Bipartisan group splitting $908 billion coronavirus proposal into two bills

A bipartisan group of lawmakers is splitting its $908 billion coronavirus relief proposal into two packages as it prepares to release text on Monday. 

The plan, confirmed by a source familiar with the talks, will include a $160 billion proposal that ties together the two most controversial elements: more money for state and local governments and protections against coronavirus-related lawsuits. 

The second proposal will total $748 billion and include ideas that garner broader support, including another round of Paycheck Protection Program funding for small businesses, unemployment benefits, and more money for vaccine distribution, testing and schools. 


Sen. Joe ManchinJoe ManchinNixed Interior nominee appointed to different department role  Against mounting odds, Biden seeks GOP support for infrastructure plan Democrats face mounting hurdles to agenda MORE (D-W.Va.), a member of the group, announced earlier Sunday that it would release text on Monday.

“The plan is alive and well, and there is no way we’re going to leave Washington without taking care of the emergency needs of our people,” Manchin said on “Fox News Sunday.” “We’ll have a bill produced for the American people tomorrow, $908 billion.”

Congress is quickly running out of time to cut a big deal on coronavirus relief, with lawmakers having until Friday to pass a government funding bill that will act as the vehicle for any agreement. But the bipartisan group has been negotiating for weeks, including over the weekend, to try to finalize its bill after announcing a framework earlier this month. 

Sen. Bill CassidyBill CassidyCalls grow for national paid family leave amid pandemic Senators urge Energy chief to prioritize cybersecurity amid growing threats Vivek Murthy confirmed as surgeon general MORE (R-La.), another member of the group, called the package "the only bipartisan game in town."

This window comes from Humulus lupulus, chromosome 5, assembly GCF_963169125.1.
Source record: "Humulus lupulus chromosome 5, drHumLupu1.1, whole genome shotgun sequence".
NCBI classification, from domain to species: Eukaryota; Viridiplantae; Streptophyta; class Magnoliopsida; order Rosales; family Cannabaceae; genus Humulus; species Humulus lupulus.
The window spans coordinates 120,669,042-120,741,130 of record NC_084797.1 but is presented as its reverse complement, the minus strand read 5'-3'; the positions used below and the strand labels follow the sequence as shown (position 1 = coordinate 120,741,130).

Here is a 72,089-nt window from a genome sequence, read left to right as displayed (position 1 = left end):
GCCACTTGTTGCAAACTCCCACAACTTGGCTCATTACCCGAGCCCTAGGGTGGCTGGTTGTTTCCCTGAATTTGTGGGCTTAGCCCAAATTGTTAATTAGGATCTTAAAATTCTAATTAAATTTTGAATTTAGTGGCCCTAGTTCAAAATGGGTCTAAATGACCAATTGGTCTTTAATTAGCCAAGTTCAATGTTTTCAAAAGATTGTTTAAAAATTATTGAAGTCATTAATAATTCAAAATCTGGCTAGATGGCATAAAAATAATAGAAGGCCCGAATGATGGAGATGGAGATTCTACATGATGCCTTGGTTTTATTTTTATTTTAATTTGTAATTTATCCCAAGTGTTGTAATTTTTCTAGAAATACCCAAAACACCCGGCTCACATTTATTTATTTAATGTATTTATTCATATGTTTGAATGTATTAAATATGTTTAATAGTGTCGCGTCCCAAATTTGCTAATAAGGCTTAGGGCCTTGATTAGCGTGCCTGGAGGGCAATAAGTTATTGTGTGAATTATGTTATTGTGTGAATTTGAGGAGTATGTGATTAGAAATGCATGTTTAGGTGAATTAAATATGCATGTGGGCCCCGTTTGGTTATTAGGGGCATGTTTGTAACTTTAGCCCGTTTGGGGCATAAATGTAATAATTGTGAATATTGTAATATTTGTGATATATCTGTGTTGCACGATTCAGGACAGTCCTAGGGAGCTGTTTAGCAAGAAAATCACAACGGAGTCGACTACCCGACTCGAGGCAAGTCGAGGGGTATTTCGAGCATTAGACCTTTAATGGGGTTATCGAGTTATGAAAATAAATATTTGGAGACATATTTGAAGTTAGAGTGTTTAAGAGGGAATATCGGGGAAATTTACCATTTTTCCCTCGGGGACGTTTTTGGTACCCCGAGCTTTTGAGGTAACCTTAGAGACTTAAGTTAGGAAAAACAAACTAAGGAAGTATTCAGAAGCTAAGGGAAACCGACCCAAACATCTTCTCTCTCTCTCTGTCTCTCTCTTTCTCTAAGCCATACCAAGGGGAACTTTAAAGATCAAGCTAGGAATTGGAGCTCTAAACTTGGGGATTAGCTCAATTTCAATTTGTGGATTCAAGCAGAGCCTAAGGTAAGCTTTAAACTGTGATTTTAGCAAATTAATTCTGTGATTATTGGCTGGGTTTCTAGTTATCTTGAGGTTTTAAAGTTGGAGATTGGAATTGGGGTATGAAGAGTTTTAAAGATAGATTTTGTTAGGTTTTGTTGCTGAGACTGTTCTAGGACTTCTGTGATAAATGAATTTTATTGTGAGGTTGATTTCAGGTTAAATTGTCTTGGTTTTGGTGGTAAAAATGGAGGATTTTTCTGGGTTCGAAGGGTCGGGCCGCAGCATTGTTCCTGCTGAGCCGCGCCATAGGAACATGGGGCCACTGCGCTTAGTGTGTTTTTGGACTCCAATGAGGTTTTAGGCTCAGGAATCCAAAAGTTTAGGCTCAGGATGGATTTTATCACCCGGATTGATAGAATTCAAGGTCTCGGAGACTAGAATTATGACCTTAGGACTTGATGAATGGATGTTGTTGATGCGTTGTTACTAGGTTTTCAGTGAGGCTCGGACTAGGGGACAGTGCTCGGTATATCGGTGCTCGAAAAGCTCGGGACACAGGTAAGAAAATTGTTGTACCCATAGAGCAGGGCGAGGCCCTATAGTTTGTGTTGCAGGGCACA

"We're going to introduce a bill tomorrow night. Now, the leadership can discard it. I can't govern that. I can only do that which is before me. ... What Leader McConnell decides to do, I don't have control over. I only can do what I can do," Cassidy told CNN's "State of the Union." 


Splitting off the two most controversial items could make it easier to at least pass a smaller coronavirus agreement as part of a government funding deal as cases spike across the country, hospitals have warned about being over capacity, and some states and cities are reimposing lockdown measures with public health experts warning of a brutal winter. 

Members of GOP leadership, while saying the bipartisan group has been helpful at finding common ground, argue that a final agreement will need to be hashed out by Senate Majority Leader Mitch McConnellAddison (Mitch) Mitchell McConnellTrump: McConnell 'helpless' to stop Biden from packing court Senate GOP opens door to earmarks McConnell sidesteps Trump calling him 'dumb son of a b----' MORE (R-Ky.) and House Speaker Nancy PelosiNancy PelosiAgainst mounting odds, Biden seeks GOP support for infrastructure plan Charles Booker launches exploratory committee to consider challenge to Rand Paul Top academics slam Puerto Rico Self-Determination Act MORE (D-Calif.). 

Democrats view state and local money as a top priority, and the Senate GOP leader has long called including protections against coronavirus lawsuits a "red line." 

But McConnell suggested last week dropping both issues and including areas that have broad bipartisan agreement in a year-end deal that could be folded into a government funding deal. 

"We know what that common ground looks like. A new round of the Paycheck Protection Program so hard-hit small businesses can keep paying their people. The necessary investments in distribution to get lifesaving vaccines out to our people. An extension of some unemployment programs that will otherwise expire in just a matter of days," McConnell said. 

Sen. Dick DurbinDick DurbinDemocrats face mounting hurdles to agenda Lawmakers say fixing border crisis is Biden's job Number of migrants detained at southern border reaches 15-year high: reports MORE (Ill.), the No. 2 Senate Democrat, didn't rule out supporting a slimmed-down deal, though he said he wanted to "carefully screen it." House Majority Leader Steny HoyerSteny Hamilton HoyerDemocrats face mounting hurdles to agenda This week: Congress returns with lengthy to-do list House to vote on DC statehood, gender pay gap MORE (D-Md.) on Sunday also appeared open to a deal that didn't include state and local money. 

"If we can get [state and local assistance], we want to get it, but we want to get aid out to the people who are really, really struggling and are at great risk," he told CNN's Abby Phillip during an interview on "Inside Politics."